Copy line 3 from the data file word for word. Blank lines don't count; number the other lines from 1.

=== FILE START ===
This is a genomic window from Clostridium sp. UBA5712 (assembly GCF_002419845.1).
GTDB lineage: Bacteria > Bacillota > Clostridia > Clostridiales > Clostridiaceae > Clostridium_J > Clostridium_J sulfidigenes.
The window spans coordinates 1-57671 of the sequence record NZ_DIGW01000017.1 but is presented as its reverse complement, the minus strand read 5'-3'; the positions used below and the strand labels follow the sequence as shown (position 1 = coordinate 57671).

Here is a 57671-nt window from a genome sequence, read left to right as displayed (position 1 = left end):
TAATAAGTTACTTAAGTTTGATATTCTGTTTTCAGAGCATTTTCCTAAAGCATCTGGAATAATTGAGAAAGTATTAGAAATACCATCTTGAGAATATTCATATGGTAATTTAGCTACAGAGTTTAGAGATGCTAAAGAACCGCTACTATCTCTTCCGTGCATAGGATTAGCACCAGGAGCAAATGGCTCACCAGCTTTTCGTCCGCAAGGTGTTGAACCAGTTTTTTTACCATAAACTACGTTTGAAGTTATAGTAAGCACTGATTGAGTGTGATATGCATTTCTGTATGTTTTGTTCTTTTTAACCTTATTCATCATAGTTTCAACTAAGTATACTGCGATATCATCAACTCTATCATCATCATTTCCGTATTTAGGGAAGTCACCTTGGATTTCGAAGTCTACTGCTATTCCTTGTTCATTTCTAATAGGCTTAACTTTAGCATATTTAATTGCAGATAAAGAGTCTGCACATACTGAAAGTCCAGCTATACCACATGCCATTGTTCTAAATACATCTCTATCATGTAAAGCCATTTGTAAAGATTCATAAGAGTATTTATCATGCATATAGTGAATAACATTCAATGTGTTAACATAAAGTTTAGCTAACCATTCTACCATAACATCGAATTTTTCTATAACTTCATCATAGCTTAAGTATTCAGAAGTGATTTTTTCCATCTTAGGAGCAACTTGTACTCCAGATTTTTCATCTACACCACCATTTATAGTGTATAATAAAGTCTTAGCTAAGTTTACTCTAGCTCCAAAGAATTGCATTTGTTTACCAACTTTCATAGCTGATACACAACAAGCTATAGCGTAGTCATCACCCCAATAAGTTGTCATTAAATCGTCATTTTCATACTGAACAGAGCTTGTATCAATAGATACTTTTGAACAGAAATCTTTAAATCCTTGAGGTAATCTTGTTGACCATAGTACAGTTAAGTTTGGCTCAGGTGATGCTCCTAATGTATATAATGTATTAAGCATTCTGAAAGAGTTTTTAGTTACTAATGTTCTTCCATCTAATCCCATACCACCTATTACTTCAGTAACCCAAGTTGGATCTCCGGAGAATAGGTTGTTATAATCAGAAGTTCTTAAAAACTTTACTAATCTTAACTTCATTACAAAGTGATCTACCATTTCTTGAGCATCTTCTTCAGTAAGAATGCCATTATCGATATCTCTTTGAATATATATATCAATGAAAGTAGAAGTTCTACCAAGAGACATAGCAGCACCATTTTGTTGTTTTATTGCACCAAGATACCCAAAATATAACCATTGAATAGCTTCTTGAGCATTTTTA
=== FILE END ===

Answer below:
The window spans coordinates 1-57671 of the sequence record NZ_DIGW01000017.1 but is presented as its reverse complement, the minus strand read 5'-3'; the positions used below and the strand labels follow the sequence as shown (position 1 = coordinate 57671).